A decade's worth of training as a neurosurgeon
At the age of thirty-six, on the verge of completing a decade’s worth of training as a neurosurgeon, Paul Kalanithi was diagnosed with stage IV lung cancer. One day he was a doctor treating the dying, and the next he was a patient struggling to live. And just like that, the future he and his wife had imagined evaporated. When Breath Becomes Air chronicles Kalanithi’s transformation from a naïve medical student “possessed,” as he wrote, “by the question of what, given that all organisms die, makes a virtuous and meaningful life” into a neurosurgeon at Stanford working in the brain, the most critical place for human identity, and finally into a patient and new father confronting his own mortality.
What makes life worth living in the face of death?
What do you do when the future, no longer a ladder toward your goals in life, flattens out into a perpetual present? What does it mean to have a child, to nurture a new life as another fades away? These are some of the questions Kalanithi wrestles with in this profoundly moving, exquisitely observed memoir.
In memory of Paul
Paul Kalanithi died in March 2015, while working on this book, yet his words live on as a guide and a gift to us all. “I began to realize that coming face to face with my own mortality, in a sense, had changed nothing and everything,” he wrote. “Seven words from Samuel Beckett began to repeat in my head: ‘I can’t go on. I’ll go on.’” When Breath Becomes Air is an unforgettable, life-affirming reflection on the challenge of facing death and on the relationship between doctor and patient, from a brilliant writer who became both.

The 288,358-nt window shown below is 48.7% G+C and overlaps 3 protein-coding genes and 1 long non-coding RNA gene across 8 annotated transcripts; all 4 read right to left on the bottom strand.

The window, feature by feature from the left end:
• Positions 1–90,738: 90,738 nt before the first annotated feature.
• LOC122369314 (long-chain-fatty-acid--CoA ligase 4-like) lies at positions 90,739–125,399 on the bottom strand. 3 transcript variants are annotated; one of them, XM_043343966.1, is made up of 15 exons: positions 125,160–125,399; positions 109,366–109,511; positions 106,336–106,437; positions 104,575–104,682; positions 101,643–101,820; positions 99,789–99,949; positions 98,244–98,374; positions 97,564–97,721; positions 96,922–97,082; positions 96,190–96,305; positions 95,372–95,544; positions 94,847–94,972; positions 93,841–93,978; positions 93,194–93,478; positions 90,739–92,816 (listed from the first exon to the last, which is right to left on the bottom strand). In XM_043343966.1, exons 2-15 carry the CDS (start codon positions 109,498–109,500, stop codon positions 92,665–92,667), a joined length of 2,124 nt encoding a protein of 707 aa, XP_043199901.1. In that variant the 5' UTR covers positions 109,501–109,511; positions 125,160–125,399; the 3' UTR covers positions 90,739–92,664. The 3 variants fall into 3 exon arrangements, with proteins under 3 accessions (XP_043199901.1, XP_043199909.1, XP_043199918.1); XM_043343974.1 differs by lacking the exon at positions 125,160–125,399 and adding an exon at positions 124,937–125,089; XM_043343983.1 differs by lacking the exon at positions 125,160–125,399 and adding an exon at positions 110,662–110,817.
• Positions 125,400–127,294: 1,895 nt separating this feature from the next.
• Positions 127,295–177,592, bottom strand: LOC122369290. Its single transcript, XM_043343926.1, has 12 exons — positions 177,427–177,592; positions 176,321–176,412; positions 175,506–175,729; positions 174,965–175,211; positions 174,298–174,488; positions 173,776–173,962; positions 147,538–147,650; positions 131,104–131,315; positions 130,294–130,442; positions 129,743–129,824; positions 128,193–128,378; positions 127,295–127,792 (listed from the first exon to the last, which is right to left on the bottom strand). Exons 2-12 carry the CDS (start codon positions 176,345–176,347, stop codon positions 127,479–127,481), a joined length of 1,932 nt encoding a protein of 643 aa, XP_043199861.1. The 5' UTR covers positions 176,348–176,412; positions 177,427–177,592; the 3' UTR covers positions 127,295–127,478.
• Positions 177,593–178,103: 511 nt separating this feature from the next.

About the Author
Paul Kalanithi was a neurosurgeon and writer. He grew up in Kingman, Arizona, and graduated from Stanford University with a BA and MA in English literature and a BA in human biology. He earned an MPhil in history and philosophy of science and medicine from the University of Cambridge and graduated cum laude from the Yale School of Medicine, where he was inducted into the Alpha Omega Alpha national medical honor society. He returned to Stanford to complete his residency training in neurological surgery and a postdoctoral fellowship in neuroscience, during which he received the American Academy of Neurological Surgery’s highest award for research. He died in March 2015. He is survived by his large, loving family, including his wife, Lucy, and their daughter, Elizabeth Acadia.